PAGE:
Aim of the game:

Sensory play, messy play and mark making is great for children’s development. This activity will help to nurture your child’s creative side and activate the senses offering great opportunities for language learning. Mark making is a term used to describe creating different patterns, lines, shapes and scribbles but is the beginning of writing and literacy development.

Put simply, you will be chopping up fruit and vegetable items, dipping them in paint and making a lovely colourful, creative mess! 

  Remember to use toddler safe, non toxic paints (or make your own) and closely supervise them.

  Be mindful of allergies. Always follow your Doctor’s advice and avoid any foods or products which your child may be sensitive or allergic to.

 

 What you will need:

  Something to contain the mess! Things we’ve found that are useful include oil table cloths, old bed sheets and towels. You may also want to strip your toddler down to their nappy or put a paint apron on them. 

 Fruit or veg that makes good, interesting shapes on paper with paint. We suggest trying apples, pears, peppers, oranges, limes, lemons, potatoes, miniature pumpkin or squash varieties, celery, okra, cucumber, broccoli, cauliflower and carrots. Don’t go overboard with choice for your toddler. One to three different types per activity is plenty, too many could be overwhelming.

 A knife and chopping board for cutting up your food, making sure this is kept well out of your child’s reach.

Paint – there are recipes for edible finger paint using cornflour and food colouring available on the internet if you want to get really creative. Otherwise, toddler safe non-toxic finger paints are best. Make sure you have a few colours to choose from, we suggest starting with the primary colours (red, blue, yellow).

 Something to print onto. This could be sheets of paper or some parents like painting onto paper plates and even onto textile materials or clothes. 

 

 

 How to play:

  • Things are about to get messy, so we recommend stripping your child down to their nappy so you can pop them in the bath to clean them off afterwards. 
  • Chop your chosen items of fruit or veg before hand so you can keep any sharp objects out of your toddler’s reach. Make sure you cut them in such a way that they will create an interesting pattern on paper (e.g. apples slice lengthwise but lemons and oranges in half crosswise). 
  • Prepare the paints putting each of your chosen colours in separate containers (paper plates are good for this).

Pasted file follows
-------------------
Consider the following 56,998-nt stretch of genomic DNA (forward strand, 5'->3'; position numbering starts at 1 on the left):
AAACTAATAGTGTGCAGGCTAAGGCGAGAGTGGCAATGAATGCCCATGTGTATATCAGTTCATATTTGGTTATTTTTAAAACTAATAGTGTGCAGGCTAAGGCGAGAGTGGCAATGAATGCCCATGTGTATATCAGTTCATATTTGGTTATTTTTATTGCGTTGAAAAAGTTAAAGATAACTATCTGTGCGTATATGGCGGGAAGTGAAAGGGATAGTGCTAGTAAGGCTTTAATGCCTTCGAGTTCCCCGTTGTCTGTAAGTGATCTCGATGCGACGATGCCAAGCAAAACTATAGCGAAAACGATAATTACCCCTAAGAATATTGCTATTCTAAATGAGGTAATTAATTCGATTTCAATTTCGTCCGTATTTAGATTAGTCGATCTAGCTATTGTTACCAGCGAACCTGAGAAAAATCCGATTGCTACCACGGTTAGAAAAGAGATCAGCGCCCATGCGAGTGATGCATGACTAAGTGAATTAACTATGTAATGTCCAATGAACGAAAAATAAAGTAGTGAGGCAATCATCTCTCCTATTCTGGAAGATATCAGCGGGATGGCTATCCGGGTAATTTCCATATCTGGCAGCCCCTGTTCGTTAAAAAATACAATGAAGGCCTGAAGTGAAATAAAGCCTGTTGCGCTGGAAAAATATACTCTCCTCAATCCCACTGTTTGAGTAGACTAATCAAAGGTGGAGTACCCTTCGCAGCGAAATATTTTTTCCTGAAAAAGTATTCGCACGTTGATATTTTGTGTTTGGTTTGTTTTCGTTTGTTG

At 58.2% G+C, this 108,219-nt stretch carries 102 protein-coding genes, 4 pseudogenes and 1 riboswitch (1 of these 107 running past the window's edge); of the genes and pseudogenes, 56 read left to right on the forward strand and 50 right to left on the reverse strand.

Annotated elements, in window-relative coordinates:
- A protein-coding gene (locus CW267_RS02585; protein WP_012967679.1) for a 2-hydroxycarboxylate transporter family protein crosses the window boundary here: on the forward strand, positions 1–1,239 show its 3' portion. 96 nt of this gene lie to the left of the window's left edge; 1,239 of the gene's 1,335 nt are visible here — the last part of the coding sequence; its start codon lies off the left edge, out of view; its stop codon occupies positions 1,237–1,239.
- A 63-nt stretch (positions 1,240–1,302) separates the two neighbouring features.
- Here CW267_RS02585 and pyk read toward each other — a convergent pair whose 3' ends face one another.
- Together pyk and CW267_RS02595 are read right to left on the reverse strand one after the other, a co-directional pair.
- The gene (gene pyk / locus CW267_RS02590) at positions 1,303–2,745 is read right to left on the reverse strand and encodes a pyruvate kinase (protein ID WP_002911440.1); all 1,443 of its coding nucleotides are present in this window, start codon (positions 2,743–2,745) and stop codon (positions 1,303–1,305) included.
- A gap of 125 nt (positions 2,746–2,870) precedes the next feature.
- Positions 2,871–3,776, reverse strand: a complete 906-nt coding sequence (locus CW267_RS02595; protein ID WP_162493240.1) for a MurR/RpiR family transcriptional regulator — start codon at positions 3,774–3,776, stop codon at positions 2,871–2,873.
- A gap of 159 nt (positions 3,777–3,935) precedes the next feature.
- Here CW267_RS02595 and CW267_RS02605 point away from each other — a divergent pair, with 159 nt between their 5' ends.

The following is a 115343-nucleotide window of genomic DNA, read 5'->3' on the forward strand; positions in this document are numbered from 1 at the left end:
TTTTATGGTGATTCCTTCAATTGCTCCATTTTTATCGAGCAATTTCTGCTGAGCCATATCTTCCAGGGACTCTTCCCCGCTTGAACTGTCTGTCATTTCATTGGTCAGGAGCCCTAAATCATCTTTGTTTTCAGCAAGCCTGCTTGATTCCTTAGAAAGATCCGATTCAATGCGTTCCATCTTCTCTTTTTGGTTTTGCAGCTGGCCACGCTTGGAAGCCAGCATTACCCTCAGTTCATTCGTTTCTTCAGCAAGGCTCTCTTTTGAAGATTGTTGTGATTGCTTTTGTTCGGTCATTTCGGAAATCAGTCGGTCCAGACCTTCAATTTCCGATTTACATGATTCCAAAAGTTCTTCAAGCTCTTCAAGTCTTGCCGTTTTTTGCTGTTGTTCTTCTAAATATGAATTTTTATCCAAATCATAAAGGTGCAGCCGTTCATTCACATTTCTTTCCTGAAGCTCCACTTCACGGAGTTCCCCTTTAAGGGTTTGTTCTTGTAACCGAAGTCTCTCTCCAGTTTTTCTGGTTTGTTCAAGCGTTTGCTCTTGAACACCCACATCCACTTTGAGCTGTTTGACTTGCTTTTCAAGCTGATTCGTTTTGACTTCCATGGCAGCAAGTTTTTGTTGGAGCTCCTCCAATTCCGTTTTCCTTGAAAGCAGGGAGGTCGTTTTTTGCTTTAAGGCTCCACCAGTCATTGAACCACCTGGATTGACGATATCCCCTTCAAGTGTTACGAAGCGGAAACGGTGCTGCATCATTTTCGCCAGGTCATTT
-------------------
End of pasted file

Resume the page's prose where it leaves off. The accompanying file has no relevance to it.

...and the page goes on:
• Sit face to face with your child – you can do this at the table or on the floor. This is the best position for your child to see and hear you and for you to see how and what they are communicating.
  • Let your child choose which food item they want to use and model the language for them (e.g. ‘apple…you want apple….let’s print apple’)
  • Do the same with the paint, allow them to choose the colour and model the language for them as they (with your help) dip the food into the paint placing it cut side down (e.g. ‘red… apple in red…dip, dip, dip…..red apple’)
  • Help your child to stamp the food onto the paper paint side down, again modelling language as you go (e.g. ‘let’s stamp… ready…stamp!’) pushing down firmly
  • Lift away to leave a clear imprint and show enthusiasm and surprise at your child’s creation continuing to model the key language (e.g. ‘wow… red apple!’)
  • Continue until your child has finished their picture.

 

 

 

 How to extend:

  • Role modelling the language is key during the activity. There is a lot to talk about such as the food items, action words and colours. Make sure you keep your language simple so your child can easily learn it from you. We suggest matching your language to your child’s level plus one word. For example, if your child is saying single words then use single words and two word phrases to comment on what they are doing (e.g. ‘apple…red paint… dip dip… red apple…stamp apple!’). This helps to reinforce the language they are already using show them how to extend their language to move onto the next step.
  • Integrate the Choices game to reinforce language learning and encourage your child to verbally request (e.g. ‘apple or orange?’, ‘red or yellow?’ etc). 
  • Explore the foods before hand by smelling them and feeling their texture. This allows the opportunity for introducing different vocabulary (e.g. ‘bumpy’, ‘smooth’, ‘cold’, ‘squishy’ etc) and activating the senses strengthens word learning.
  • Create crafts out of your food printing – make cards or pictures for relatives and friends or display it around the home. This allows your child to feel proud of their work and you can encourage them to talk about what they have made.
  • Go outside! In the warmer months this is a great way of limiting the mess and giving your child the opportunity to see how sunlight can reflect differently off food items, paint colours and materials.

 

 

 

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